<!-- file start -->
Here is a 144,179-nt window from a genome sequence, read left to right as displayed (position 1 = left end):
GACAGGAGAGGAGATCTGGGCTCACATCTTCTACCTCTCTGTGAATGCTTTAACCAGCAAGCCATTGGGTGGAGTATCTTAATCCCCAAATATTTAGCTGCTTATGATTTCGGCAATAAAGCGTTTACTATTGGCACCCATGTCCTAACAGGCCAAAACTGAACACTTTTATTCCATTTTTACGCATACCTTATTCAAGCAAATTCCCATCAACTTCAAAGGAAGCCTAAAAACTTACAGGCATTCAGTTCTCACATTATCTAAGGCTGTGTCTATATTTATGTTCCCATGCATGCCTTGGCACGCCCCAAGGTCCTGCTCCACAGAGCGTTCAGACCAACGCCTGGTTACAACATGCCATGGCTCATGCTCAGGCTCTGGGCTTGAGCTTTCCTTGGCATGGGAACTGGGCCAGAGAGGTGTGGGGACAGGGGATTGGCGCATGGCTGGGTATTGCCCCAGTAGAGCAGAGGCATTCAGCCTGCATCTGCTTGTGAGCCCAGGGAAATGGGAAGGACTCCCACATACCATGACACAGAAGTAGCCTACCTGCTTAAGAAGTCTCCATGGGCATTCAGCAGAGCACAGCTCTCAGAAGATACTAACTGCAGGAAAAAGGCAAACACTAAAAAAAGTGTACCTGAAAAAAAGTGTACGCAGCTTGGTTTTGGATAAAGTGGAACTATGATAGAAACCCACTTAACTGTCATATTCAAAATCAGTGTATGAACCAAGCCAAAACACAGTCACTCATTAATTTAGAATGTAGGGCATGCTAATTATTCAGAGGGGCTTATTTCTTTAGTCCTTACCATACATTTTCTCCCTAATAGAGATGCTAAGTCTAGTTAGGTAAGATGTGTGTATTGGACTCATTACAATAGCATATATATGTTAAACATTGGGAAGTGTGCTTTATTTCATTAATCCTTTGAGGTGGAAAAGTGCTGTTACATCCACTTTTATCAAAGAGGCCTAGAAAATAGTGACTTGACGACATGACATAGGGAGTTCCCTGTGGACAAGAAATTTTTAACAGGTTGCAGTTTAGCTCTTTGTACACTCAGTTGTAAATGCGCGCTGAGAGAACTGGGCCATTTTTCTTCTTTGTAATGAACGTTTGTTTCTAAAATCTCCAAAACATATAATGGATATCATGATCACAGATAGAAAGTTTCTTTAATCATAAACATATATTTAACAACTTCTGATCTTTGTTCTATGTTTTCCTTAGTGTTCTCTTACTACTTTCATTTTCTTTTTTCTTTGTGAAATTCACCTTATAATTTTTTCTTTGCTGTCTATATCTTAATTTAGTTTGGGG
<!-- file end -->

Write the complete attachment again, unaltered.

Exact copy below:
Here is a 144,179-nt window from a genome sequence, read left to right as displayed (position 1 = left end):
GACAGGAGAGGAGATCTGGGCTCACATCTTCTACCTCTCTGTGAATGCTTTAACCAGCAAGCCATTGGGTGGAGTATCTTAATCCCCAAATATTTAGCTGCTTATGATTTCGGCAATAAAGCGTTTACTATTGGCACCCATGTCCTAACAGGCCAAAACTGAACACTTTTATTCCATTTTTACGCATACCTTATTCAAGCAAATTCCCATCAACTTCAAAGGAAGCCTAAAAACTTACAGGCATTCAGTTCTCACATTATCTAAGGCTGTGTCTATATTTATGTTCCCATGCATGCCTTGGCACGCCCCAAGGTCCTGCTCCACAGAGCGTTCAGACCAACGCCTGGTTACAACATGCCATGGCTCATGCTCAGGCTCTGGGCTTGAGCTTTCCTTGGCATGGGAACTGGGCCAGAGAGGTGTGGGGACAGGGGATTGGCGCATGGCTGGGTATTGCCCCAGTAGAGCAGAGGCATTCAGCCTGCATCTGCTTGTGAGCCCAGGGAAATGGGAAGGACTCCCACATACCATGACACAGAAGTAGCCTACCTGCTTAAGAAGTCTCCATGGGCATTCAGCAGAGCACAGCTCTCAGAAGATACTAACTGCAGGAAAAAGGCAAACACTAAAAAAAGTGTACCTGAAAAAAAGTGTACGCAGCTTGGTTTTGGATAAAGTGGAACTATGATAGAAACCCACTTAACTGTCATATTCAAAATCAGTGTATGAACCAAGCCAAAACACAGTCACTCATTAATTTAGAATGTAGGGCATGCTAATTATTCAGAGGGGCTTATTTCTTTAGTCCTTACCATACATTTTCTCCCTAATAGAGATGCTAAGTCTAGTTAGGTAAGATGTGTGTATTGGACTCATTACAATAGCATATATATGTTAAACATTGGGAAGTGTGCTTTATTTCATTAATCCTTTGAGGTGGAAAAGTGCTGTTACATCCACTTTTATCAAAGAGGCCTAGAAAATAGTGACTTGACGACATGACATAGGGAGTTCCCTGTGGACAAGAAATTTTTAACAGGTTGCAGTTTAGCTCTTTGTACACTCAGTTGTAAATGCGCGCTGAGAGAACTGGGCCATTTTTCTTCTTTGTAATGAACGTTTGTTTCTAAAATCTCCAAAACATATAATGGATATCATGATCACAGATAGAAAGTTTCTTTAATCATAAACATATATTTAACAACTTCTGATCTTTGTTCTATGTTTTCCTTAGTGTTCTCTTACTACTTTCATTTTCTTTTTTCTTTGTGAAATTCACCTTATAATTTTTTCTTTGCTGTCTATATCTTAATTTAGTTTGGGG